I’m going to change things up a wee bit today. Several things happened recently that filled me with such gratitude, love, and just an all ’round joy at being alive, living in this time, and living the life I am living. I plan to do this every once in a while from now on. It is deeper than my other posts. Some will agree with it. Some won’t. Doesn’t matter. This is me.
Except for “Hallelujah” the first few songs on the player are by Clint Brown, pastor of Judah Church in Florida. Clint has written and recorded thousands of praise and worship songs over the years. He has an unbelievably powerful voice and most of his music is very contemporary, jazzy, bluesy, fonk, whatever. Not what might be considered normal churchy music. If you want a worship CD that will fill your house with peace, order his “In His Presence 2” CD. Not 1, two (2).
Those who enjoy this type music, enjoy. The rest of you can just pause the player!
Years ago while struggling with some issues and dealing with letting go, I came across this story about Marie Balter. It struck me so powerfully that it changed my attitude and my life. This post comes from several sources.
In 1935 when Marie Balter was a 5-year-old named Pat, her unmarried alcoholic mother turned her (though not her older and younger sisters) over to a foster home unknowingly run by a sadistic couple. The couple adopted Pat and changed her name to Marie. They were physically and emotionally abusive toward her. She would be locked in a dim cellar, and often tortured.
At 14 she was removed, at her own request and on the recommendation of a social worker, to St. Therese’s Home for Girls, and she lived for much of the next couple of decades in one institution after another: a home for indigent women, the psychiatric ward of a general hospital, finally a State Hospital.
Marie developed severe anxiety (panic disorder) and psychotic depression early in her life. At the age of seventeen she was paralyzed from depression to the point it caused muscle spasms, choking, hyperventilation, and asthma attacks so intense she developed hallucinations. She was institutionalized in 1947 and was misdiagnosed as having schizophrenia.
She was placed on near lethal doses of an experimental anti-psychotic drug, which only served to exacerbate her mental and emotional condition. At one time she weighed only eighty-eight pounds. She was locked away and written off as a hopeless case.
For eight years she was shuttled from one ward to another, depending on the severity of her symptoms. She endured shock treatments. At the very depth of her psychosis, she states that “From a curled-up position of catatonic silence on her hospital bed, she could still see herself: I looked at myself and said, ‘No more. I can’t go on this way anymore if I ever want to get out of here, if I ever want to get better.'”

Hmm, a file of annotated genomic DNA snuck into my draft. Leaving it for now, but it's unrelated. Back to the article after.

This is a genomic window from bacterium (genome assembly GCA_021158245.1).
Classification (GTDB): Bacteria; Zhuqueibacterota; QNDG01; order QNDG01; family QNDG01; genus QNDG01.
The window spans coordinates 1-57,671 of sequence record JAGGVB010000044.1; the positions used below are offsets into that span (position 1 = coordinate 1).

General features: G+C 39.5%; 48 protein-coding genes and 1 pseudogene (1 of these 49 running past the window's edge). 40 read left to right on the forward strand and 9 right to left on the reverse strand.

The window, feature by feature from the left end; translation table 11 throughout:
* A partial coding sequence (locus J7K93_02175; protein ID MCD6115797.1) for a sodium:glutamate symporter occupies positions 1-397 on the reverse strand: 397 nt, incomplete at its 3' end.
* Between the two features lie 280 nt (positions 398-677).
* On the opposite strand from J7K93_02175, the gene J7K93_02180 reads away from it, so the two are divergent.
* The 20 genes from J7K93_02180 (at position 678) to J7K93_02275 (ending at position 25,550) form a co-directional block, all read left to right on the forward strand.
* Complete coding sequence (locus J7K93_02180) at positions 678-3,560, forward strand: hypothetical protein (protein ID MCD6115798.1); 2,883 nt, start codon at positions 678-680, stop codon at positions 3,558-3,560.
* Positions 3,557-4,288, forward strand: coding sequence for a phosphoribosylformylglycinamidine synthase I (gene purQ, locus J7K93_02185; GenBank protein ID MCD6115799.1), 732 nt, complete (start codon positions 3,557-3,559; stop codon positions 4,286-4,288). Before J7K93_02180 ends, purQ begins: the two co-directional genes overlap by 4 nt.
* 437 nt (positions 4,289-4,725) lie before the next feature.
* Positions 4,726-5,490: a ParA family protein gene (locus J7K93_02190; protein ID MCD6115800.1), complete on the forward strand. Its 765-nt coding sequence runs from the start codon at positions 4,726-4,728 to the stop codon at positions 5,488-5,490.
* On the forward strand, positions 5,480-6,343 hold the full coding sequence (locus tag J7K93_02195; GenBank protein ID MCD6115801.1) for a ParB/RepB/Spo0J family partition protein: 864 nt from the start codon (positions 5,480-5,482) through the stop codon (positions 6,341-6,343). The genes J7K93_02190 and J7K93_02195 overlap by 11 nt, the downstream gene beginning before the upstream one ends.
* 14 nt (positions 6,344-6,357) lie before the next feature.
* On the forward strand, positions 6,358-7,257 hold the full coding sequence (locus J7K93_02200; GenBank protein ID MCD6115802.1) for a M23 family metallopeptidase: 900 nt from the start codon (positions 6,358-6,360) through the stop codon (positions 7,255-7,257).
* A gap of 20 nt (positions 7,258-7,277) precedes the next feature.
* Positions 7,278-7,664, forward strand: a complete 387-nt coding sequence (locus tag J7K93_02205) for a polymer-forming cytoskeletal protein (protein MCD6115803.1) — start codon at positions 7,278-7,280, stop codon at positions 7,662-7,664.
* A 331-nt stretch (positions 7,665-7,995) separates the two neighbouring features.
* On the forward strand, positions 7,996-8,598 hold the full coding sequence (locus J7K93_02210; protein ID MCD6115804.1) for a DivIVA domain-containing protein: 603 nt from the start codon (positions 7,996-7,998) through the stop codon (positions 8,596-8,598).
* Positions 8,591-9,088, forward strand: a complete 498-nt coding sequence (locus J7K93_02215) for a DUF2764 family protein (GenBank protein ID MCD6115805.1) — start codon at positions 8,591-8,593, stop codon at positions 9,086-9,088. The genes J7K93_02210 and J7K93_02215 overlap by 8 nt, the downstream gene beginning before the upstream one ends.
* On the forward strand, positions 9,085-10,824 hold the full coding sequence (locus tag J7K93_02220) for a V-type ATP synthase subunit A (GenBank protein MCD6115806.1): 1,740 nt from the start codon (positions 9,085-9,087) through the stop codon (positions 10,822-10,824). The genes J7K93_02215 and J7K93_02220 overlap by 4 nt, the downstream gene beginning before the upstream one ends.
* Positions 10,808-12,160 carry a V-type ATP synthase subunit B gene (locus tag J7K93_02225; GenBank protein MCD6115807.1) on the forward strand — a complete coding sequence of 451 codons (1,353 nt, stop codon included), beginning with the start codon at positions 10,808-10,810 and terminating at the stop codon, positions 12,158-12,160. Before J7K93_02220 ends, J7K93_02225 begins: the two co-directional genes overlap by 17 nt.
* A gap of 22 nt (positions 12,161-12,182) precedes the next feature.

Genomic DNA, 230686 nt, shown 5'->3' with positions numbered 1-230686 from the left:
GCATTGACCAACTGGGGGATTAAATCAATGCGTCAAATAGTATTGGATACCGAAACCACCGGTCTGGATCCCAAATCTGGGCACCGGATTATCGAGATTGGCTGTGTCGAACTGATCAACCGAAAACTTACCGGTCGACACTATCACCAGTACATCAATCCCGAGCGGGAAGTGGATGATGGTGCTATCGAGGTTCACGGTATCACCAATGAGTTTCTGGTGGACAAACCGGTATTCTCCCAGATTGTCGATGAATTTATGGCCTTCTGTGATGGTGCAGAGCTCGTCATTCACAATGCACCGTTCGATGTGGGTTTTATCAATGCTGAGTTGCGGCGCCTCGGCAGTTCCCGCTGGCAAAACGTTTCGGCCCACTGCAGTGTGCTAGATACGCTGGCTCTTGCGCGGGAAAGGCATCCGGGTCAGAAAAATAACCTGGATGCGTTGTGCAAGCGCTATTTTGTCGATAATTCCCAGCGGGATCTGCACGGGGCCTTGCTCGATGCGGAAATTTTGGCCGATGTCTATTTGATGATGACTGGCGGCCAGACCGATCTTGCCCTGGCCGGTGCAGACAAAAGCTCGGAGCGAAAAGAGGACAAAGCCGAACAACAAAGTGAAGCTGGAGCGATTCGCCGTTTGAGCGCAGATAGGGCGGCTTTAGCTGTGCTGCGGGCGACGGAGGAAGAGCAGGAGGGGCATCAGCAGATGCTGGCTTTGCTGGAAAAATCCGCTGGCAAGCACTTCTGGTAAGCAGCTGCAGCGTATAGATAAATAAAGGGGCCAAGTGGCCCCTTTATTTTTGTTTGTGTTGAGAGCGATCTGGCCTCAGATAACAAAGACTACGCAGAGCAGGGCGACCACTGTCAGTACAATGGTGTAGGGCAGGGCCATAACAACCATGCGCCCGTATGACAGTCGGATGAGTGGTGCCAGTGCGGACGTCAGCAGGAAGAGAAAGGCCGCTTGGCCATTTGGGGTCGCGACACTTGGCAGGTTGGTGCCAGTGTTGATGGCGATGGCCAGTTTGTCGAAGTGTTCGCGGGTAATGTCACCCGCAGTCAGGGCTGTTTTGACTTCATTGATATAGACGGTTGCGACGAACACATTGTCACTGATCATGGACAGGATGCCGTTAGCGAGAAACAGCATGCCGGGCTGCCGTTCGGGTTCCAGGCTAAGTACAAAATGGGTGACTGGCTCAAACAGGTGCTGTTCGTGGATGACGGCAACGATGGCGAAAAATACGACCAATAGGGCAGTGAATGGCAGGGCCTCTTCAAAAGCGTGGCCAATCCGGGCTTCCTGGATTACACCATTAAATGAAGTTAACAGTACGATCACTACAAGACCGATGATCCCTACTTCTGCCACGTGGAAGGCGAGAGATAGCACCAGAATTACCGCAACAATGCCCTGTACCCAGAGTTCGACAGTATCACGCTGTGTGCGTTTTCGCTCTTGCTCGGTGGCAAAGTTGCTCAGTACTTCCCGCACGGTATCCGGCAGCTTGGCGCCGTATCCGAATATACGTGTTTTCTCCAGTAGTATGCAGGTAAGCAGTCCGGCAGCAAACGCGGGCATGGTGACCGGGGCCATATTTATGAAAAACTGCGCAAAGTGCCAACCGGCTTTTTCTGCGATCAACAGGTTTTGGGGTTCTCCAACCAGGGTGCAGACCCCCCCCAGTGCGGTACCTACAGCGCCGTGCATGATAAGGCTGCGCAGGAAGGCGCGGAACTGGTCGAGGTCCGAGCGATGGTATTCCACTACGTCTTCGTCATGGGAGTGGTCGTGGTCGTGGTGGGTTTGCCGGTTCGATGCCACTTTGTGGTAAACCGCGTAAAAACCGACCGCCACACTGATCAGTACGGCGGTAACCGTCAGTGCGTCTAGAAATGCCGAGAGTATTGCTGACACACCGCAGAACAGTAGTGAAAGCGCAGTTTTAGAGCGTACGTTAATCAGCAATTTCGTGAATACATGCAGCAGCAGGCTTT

She relied on her deep faith in God and the positive relationships she made with some of the staff members and patients at the state hospital. There was a doctor at the hospital who saw potential in her and would not give up. Her recovery was painful and gradual, as she overcame a despair that often left her unable to eat or move. She contemplated suicide more than once.
After more than thirty-two years of hell on earth, Marie Balter was released into the world… to begin her real life.
With the support of a widening circle of friends, Balter gradually built herself a productive and satisfying life, graduating from college and marrying a man she had worked with in the rehabilitation workshop whom she called the love of her life. Even cancer of the bladder and later her husband’s early death could not overwhelm her: “This time,” she reported, “I survive.”
Did she spend her freedom holding a grudge or sue the hospital for misdiagnosing her problem? Focus on what her mother did to her? The abusive foster parents? Be mad at God? No, at the age of thirty-seven, she entered college as a freshman and earned a degree in psychology. She returned to the hospital where she had been a patient all those years and worked as a social worker.
Making good on a promise that she made to God that she would dedicate her life to working with the mentally ill, Marie then returned to school and earned a master’s degree from Harvard University. She later founded the Balter Institute where she hoped that her patient-led idea of mental healthcare would continue.
Marie Balter let go of the negative past without a retaliatory spirit. She let it go and was able to grow from being “Nobody’s Child” (title to one of her books) to becoming everybody’s helper.
In her own words, ”I wouldn’t have grown one bit if I didn’t learn to forgive. If you don’t forgive your parents or your children or those who hurt you, or even yourself you don’t ever get beyond that anger.
“Forgiving is a way of reaching out from a bad past and heading out to a more positive future.”
Are there areas in your life where you are holding a grudge? Focusing on that past can be holding you back from fulfilling your dreams. Why? Because you are looking backward instead of forward! That past will trip you up, baby. Let it go.
It really is true – holding a grudge holds a grudge on you, not the other person. Forgiveness sets you, y-o-u, free. Holding on ties you to the past. Let it go. You decide who gets to dictate your present and your future.
Let it go.
Goodby to the Mental Ward : NOBODY’S CHILD: The Marie Balter Story, By Marie Balter and Richard Katz (Addison-Wesley